Finally, the wait is over. Australians can get their hands on Apple's newest iPhone when it launches on 11 July. The good news is, the iPhone 3G has more features and capabilities than the original model.
Many consumers waited for this second-generation phone, but that doesn't mean the first-generation iPhone didn't sell well. In fact, the iPhone moved 6 million units worldwide, well enough to make Apple extremely competitive in the smartphone market.
Regardless of whether you have been waiting desperately for the iPhone to launch in Australia or not, Apple's announcement probably got your attention. It certainly has tongues wagging everywhere. Apple is once again in the spotlight, and that has everything to do with the iPhone 3G features the company recently revealed. Should you queue up when the iPhone 3G becomes available on 11 July? Read on.
The original iPhone was innovative and ground-breaking, but it also was an expensive toy. Sure, American technophiles and the masses lined up to procure the original iPhone, but at $US599 and $699 for the 8GB and 16GB models, respectively, the audience remained somewhat limited. As time passed, as the models' prices dropped and as the device's reputation spread, the iPhone picked up more steam. But even Steve Jobs himself admitted that about 50 per cent of people surveyed who didn't buy an iPhone said that they didn't because of price.
With Apple's iPhone price drop, announced Monday, you will pay significantly less money up front at the time of purchase: The 8GB iPhone will sell for $US199, just one-third the price that the 4GB iPhone sold for at launch a year ago. The 16GB model will sell for $US299. Although Australian pricing has yet to be announced, you can expect it to be similarly competitive.
2. 3G browsing speed
One of the biggest drawbacks of using a mobile phone for Web activities is the lag time. Much as point-and-shoot digital cameras frustrate their users with seemingly interminable shutter lag, mobile phone users roll their eyes at how long it can take for a Web page to load.
The first-generation iPhone notably omitted 3G wireless in favour of the more widely available — and significantly slower — EDGE connectivity. A year later, 3G seems even more necessary than before, as Web pages grow more graphically intensive.
Now that a 3G-capable iPhone has been unveiled, it's hard to imagine going back to not having 3G. According to Apple, Web pages will load up to 2.8 times faster. That's a compelling argument, as we'd much rather get the information we want sooner, rather than twiddling our thumbs and reaching for a cup of coffee.
The catch is that 3G wireless data pricing in Australia has been expensive, though Optus and Vodafone are yet to announce and plans or data pricing information for the iPhone 3G. We wait in anticipation and hope they can manage to be competitive.
3. Greater international support
From a multilingual keyboard that you can change out on the fly to a user-removable SIM card (a SIM-card ejector comes with the iPhone 3G), new features in this model make it much more viable for international use. Whether you need to access the Web while overseas, or you want to swap out your SIM card, this model is better than the original.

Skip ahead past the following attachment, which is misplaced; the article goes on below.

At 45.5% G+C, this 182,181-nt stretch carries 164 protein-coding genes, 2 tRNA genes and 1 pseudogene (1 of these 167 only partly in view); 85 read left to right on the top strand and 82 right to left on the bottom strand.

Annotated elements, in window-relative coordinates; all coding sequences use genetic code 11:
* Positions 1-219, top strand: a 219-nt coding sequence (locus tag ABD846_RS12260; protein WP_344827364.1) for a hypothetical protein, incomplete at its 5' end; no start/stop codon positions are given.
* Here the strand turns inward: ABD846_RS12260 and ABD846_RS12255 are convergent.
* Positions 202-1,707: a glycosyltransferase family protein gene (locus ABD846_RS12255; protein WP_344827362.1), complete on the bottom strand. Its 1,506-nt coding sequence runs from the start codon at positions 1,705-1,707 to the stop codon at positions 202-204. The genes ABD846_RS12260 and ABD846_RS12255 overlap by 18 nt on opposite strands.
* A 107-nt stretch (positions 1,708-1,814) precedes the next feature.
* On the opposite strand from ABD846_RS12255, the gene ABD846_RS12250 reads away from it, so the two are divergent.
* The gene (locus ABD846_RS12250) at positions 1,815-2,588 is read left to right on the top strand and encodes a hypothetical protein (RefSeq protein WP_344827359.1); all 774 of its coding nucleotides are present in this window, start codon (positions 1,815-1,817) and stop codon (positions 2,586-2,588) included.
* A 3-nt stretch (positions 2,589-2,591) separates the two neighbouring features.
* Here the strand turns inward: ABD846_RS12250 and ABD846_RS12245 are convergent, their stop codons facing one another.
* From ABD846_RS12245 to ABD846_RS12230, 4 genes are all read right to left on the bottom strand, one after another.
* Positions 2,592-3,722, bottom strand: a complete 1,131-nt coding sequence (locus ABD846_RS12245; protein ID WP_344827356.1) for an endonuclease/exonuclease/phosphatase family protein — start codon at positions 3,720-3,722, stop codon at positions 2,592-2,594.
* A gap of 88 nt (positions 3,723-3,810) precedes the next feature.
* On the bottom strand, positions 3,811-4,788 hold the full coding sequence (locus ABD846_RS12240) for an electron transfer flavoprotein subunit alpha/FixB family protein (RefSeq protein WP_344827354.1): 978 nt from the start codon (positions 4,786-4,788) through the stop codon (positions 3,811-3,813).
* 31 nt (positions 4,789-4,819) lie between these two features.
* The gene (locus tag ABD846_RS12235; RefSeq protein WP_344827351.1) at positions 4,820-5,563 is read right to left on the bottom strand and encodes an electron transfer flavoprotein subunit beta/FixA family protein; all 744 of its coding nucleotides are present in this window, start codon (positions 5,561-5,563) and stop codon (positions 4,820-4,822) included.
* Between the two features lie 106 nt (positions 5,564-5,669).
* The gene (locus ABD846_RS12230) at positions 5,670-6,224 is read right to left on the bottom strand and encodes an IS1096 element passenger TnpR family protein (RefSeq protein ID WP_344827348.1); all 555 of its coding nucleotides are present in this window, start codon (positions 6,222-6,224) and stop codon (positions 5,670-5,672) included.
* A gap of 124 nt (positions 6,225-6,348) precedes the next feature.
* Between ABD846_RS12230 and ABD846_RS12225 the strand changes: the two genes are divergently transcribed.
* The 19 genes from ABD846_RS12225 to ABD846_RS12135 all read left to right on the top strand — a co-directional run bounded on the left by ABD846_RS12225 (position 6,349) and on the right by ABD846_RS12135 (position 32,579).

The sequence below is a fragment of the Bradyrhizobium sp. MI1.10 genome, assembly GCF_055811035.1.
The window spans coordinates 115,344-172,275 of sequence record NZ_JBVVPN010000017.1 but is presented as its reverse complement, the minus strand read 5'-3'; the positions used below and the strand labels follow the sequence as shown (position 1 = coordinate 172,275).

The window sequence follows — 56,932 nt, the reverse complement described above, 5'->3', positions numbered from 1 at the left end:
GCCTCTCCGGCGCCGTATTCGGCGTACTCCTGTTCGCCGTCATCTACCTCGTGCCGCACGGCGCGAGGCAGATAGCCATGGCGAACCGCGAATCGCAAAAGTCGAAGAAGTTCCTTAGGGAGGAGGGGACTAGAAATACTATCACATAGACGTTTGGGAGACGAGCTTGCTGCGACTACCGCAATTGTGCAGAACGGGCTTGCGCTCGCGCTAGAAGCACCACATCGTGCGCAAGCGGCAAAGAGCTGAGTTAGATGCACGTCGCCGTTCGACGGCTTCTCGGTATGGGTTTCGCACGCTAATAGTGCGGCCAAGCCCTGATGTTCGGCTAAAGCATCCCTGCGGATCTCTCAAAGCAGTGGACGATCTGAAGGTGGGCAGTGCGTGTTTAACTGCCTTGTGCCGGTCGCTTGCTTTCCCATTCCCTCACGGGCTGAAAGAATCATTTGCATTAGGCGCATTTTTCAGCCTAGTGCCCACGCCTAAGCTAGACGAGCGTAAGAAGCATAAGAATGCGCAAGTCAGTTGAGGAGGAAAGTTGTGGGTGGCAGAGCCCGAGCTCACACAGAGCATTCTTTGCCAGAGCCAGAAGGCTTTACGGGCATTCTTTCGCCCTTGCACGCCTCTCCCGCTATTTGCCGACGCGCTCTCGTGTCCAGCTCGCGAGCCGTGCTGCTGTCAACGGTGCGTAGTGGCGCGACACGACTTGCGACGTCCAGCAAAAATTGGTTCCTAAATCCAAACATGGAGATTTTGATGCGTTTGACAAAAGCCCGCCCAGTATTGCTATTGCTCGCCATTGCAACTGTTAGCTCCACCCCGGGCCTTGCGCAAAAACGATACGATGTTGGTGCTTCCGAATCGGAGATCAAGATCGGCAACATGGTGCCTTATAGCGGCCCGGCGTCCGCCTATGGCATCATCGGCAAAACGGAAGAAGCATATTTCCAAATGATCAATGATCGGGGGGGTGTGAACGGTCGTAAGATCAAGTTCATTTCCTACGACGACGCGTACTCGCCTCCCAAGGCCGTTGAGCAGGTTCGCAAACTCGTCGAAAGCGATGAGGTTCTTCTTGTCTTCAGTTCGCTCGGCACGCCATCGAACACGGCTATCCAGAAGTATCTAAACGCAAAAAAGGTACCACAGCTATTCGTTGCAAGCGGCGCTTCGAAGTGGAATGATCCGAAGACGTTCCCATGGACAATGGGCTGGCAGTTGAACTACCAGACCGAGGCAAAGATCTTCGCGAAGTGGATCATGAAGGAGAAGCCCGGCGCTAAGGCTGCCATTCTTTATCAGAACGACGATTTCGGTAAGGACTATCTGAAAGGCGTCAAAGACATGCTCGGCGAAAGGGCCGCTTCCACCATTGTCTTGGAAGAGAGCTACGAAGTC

4. Applications galore
Apple's approach to application development may pay off in spades. Developing applications appears simple, limited only by the constraints of developers' imaginations. Distributing the software through iTunes is genius — turning to a single repository to procure content is far easier than scouring the Web for random Symbian, Palm, Windows Mobile or BlackBerry applications you may want to download.
There is tremendous potential for useful — and downright fun — applications to come out of the development process now that the iPhone software developer's kit is available. The potential for future applications, coupled with the iPhone's existing programs — its iPod video and audio capabilities, its photo album, its easy e-mail, its Google Maps and YouTube applications — makes the iPhone 3G a unique offering in the mobile arena.
5. iPhone: Still at the head of the class
For all the hype and assertions that the iPhone was a game-changer, the truth is, not much has changed in the landscape of the mobile phone universe in the past year. It's almost as if Apple is so far ahead in its innovation and thinking that it has a seemingly insurmountable lead over its competitors, and is in a realm of its own as a result.
The reality is, none of the so-called iPhone killers have come close to challenging the iPhone's media handling and ease of use. That could change in the coming months as more mobile phone vendors introduce updates to their lines (RIM, for example, is rumored to be working on a touch-screen interface, though its next flagship model, the BlackBerry Bold, does not have a touch screen). In the meantime, however, Apple will just be building on its solid head start.
Admittedly, not everyone will want — or need — to buy an iPhone 3G. For one thing, the much-anticipated iPhone 2.0 software upgrade that will enable the App Store for downloading applications, announced earlier this year, will be free to all first-generation-iPhone owners.
Furthermore, some people may want to hold out for a more substantial hardware upgrade, such as additional storage, a better camera, or other heretofore unimagined hardware bonuses.
We may queue up for an iPhone 3G. Or we may be patient and wait for the next big thing — which would be inclusion of features like 32GB of memory and an upgraded digital camera.
Additional reporting by Ross Catanzariti.